Wednesday, December 14, 2011

Signal Watch Reads: Batman - The Black Mirror


Unlike a surprisingly vocal group on the comics internets, I wasn't pulling for Dick Grayson to remain Batman forever. For many, many reasons, Grayson is Nightwing, and the longer he stayed in the cape and cowl, the more likely we'd end up in some new "Kyle Rayner is my Green Lantern!" conversation a bit down the road as we dealt with that small section of the populace that came to Batman during the window of Grayson as Batman.

But I like the stories that came out of the era, at least those by Morrison, and I'm pleased to say I quite enjoyed Scott Snyder's The Black Mirror collection as well (and, hey, what are the chances he's an Arcade Fire fan? Pretty high, I'd guess).

Black Mirror started as a series of back-ups in Detective and dovetailed into the mainline story, which must have been quite thrilling to watch unfold over the course of the year. I missed all of this as during the post Return of Bruce Wayne era, I have relegated all new Batman reading to trades.

Snyder's Batman is as close (closer than Morrison's) to how I've been interpreting Gotham and Batman's place in the city as anything else I've read. I'm not sure its exactly Alan Grant-riffic, but it is back to Batman as the line of defense against a city under siege by human monsters (which, actually, is more or less how I read Arkham Asylum by Morrison some years back. It was the pen for all the monsters/ the inside of a madman's mind).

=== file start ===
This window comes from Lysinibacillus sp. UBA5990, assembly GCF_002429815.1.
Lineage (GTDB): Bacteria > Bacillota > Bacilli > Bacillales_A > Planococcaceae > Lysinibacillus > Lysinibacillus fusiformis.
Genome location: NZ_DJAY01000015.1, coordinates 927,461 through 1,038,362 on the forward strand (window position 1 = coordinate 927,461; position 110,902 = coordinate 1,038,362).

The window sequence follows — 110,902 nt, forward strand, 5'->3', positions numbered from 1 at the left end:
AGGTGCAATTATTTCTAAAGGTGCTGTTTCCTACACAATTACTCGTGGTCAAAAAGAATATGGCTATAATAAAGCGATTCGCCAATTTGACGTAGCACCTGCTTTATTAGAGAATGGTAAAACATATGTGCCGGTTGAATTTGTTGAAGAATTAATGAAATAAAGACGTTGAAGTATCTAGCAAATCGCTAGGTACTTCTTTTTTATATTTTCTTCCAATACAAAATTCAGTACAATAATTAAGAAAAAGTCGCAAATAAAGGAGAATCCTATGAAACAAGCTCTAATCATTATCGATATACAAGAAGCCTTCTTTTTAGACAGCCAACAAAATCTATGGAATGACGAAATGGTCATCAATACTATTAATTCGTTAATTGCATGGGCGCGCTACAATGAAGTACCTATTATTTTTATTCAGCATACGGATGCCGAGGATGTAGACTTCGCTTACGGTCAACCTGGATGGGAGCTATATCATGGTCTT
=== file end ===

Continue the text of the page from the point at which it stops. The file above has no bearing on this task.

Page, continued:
The story throws red herrings, plays off paranoia developed after living so close to the Gotham's violent undercurrent and explores the lives of characters that were present in the assumed past of Batman comics, but whose lives were moving steadily forward in parallel to those of Batman and Robin, but off frame.  Sure, its a bit odd to come in so late in the game with this entirely new backstory, but it fits for the Gordon family, and fills in gaps and works with ellipses Miller left at the end of Year One that no other writer has ever picked up.

It does, however, raise  some questions even while it cements issues around "so how old is Batman, exactly?"

But the real success here isn't just in playing well as a continuity cop.  Snyder manages to tell a compelling page turner of a tale that I thought worked great as a collection, even while enjoying the episodic nature of the book.  The various alleys taken, from the Etienne story to Tiger Shark to our final conclusion all manage to fold together nicely, and while its not so much a mystery at some point, its still manages to work as character study for some of our primaries and for Gotham, itself (something Snyder is exploring in current issues of Batman.

I'd be remiss not to mention the impressive collaboration of artists Jock and Francesco Francavilla, who managed to blend their two distinctive styles of Klaus Janson-esque scratchy line art and illustrative exactness a la Mazzuchelli.  Its a nice blend as they handle separate assignments within the same book. And that's not to mention the exemplary coloring.

Its an odd contrast to the sort of stuff I felt Tony Daniel was doing over in Batman last year and that it seems he's doing in Detective now that just feels so much like watered-down retreads of other stuff you've seen before.  Snyder seems to have found a way to tell a fresh story using familiar parts of the Batman mythos without the need to overhaul everything we've known, and that's not small thing.

Anyhoo...  its a little pricey as a hardback, but if you can find it on sale, its a nice, solid Bat-read.

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